*By Kate Meyer
Last week Valerie Jarrett, Senior Advisor to President Obama and Chair of the White House Council on Women and Girls, and Preeta Bansal, General Counsel and Senior Policy Advisor in the U.S. Office of Management and Budget, hosted a White House Webchat to highlight findings from the recently released report Women in America: Indicators of Social and Economic Well-Being . Here at NCRW we were thrilled to see Jarrett and Bansal advocating for the same policies and programs that are on our agenda.
Jarrett and Bansal began by emphasizing the importance of restructuring the workplace to be more accommodating to women. Policies such as paid leave and flexible time benefit both women and men employees alike, and can help maintain productivity and a competitive edge in a 21st century workplace environment. They also addressed the issue of pay equity, noting that even though women’s educational attainment has soared, the gender wage gap still persists.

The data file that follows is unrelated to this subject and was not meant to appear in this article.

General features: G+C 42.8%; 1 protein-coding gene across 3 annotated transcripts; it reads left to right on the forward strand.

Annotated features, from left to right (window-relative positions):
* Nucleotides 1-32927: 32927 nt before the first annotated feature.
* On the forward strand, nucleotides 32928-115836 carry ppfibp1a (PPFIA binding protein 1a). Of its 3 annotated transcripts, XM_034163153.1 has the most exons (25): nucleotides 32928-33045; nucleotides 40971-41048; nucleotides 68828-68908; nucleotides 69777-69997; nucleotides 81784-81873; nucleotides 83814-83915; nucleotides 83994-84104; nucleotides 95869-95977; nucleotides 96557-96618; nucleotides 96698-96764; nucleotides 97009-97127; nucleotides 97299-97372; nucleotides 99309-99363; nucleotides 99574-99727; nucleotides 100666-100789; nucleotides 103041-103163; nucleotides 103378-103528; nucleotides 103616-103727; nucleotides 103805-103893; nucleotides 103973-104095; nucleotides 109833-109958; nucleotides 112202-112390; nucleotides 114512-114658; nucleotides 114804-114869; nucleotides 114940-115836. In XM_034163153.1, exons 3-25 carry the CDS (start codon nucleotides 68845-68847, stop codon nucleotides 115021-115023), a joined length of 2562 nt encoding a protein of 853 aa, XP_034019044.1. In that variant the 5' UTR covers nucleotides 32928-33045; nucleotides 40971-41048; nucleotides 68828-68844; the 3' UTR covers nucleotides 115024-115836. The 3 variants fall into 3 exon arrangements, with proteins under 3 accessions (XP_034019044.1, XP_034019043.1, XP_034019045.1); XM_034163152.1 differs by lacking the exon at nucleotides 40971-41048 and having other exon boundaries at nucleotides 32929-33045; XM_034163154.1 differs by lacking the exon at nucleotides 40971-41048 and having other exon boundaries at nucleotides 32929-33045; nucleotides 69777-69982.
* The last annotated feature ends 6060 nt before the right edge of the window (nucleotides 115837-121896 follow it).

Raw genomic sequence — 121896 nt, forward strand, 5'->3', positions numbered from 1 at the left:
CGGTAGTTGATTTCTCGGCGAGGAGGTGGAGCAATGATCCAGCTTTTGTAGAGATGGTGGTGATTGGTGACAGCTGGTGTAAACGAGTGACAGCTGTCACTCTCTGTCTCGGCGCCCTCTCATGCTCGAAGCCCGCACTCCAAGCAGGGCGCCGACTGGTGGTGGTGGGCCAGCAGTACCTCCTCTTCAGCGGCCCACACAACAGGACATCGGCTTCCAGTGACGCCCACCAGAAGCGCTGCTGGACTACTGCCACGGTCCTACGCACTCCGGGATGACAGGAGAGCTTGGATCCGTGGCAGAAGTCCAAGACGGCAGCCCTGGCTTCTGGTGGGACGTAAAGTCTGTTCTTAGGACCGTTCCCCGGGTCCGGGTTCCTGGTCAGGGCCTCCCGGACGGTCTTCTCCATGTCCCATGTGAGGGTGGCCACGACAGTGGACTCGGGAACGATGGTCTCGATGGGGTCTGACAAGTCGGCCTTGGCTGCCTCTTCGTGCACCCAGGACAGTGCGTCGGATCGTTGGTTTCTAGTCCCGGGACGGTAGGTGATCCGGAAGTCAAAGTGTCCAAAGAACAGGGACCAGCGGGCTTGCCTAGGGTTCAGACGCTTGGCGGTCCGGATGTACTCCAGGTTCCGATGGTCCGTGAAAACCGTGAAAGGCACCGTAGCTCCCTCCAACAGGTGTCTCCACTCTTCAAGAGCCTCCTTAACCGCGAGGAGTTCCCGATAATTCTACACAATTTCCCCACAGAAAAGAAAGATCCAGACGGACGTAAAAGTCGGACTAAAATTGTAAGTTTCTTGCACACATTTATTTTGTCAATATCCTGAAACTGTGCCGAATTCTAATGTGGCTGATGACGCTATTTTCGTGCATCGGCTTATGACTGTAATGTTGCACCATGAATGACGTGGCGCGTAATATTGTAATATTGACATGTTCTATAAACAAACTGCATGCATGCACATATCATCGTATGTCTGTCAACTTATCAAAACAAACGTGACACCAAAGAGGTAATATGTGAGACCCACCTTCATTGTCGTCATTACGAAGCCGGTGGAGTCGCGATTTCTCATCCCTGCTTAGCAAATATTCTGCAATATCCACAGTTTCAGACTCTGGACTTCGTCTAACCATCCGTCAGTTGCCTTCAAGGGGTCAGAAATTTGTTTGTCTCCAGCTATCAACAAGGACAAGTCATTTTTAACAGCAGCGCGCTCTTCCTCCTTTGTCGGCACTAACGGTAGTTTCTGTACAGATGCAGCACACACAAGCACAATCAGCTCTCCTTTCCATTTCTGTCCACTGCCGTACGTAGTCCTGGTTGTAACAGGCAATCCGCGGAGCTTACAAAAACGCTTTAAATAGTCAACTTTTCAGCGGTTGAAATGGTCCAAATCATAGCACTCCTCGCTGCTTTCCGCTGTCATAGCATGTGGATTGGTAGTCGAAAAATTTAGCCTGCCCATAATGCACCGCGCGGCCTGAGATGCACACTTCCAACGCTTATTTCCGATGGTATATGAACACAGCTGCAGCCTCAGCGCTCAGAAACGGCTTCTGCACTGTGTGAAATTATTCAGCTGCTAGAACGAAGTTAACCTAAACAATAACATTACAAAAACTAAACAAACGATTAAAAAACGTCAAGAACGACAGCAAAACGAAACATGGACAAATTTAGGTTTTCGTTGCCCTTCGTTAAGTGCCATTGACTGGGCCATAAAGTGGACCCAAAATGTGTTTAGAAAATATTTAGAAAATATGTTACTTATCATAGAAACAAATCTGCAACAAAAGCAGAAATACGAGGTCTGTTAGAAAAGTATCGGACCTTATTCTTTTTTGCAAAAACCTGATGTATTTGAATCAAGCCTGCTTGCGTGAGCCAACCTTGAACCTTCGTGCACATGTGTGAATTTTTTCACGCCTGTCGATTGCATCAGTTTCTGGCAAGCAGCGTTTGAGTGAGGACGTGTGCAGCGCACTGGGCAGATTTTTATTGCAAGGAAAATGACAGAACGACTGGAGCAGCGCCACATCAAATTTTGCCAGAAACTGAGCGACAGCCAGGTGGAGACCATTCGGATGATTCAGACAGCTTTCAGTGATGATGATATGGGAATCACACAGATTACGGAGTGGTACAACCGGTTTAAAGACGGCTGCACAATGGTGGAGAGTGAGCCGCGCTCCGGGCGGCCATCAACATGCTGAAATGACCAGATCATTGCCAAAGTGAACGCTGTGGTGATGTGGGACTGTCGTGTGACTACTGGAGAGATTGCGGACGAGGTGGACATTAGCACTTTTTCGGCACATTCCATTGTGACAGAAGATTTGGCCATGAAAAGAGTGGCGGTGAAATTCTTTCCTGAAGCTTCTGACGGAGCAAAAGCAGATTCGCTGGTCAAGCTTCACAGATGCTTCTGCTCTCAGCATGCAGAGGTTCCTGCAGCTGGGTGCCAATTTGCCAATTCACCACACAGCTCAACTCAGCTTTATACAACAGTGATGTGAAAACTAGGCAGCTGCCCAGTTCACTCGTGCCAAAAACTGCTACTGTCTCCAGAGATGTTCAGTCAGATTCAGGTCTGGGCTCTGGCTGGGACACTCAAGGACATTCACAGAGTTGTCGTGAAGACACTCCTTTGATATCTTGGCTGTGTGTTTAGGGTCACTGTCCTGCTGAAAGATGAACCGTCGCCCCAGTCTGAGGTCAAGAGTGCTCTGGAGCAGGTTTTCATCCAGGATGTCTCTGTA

One solution Jarrett and Bansal highlighted was their initiatives to encourage and train women to go in to non-traditional jobs, which are often higher paid, such as those in STEM fields (science, technology, engineering and math). Women’s economic security can also be attained through small business ownership- fact sheets and eligibility requirements for the government’s Women-Owned Small Business programs can be found here . They noted that President Obama understands the importance of increasing the number of women in decision-making positions in the corporate sector, and is supporting efforts to attract more talented women CEOs and board members.
While these are all policies and programs to fight for, they require lots of resources and time in order to see real change. The First Lady, however, is advocating one solution that’s completely free: mentoring young girls, especially girls of color. Encouraging and supporting women and girls to reach their goals is one crucial step we can all take together right now.
*Kate Meyer is a Research and Programs intern at the National Council for Research on Women. She recently graduated from Cornell University where she studied Government , Spanish and was a member of the Cornell Women’s Resource Center Advisory Board.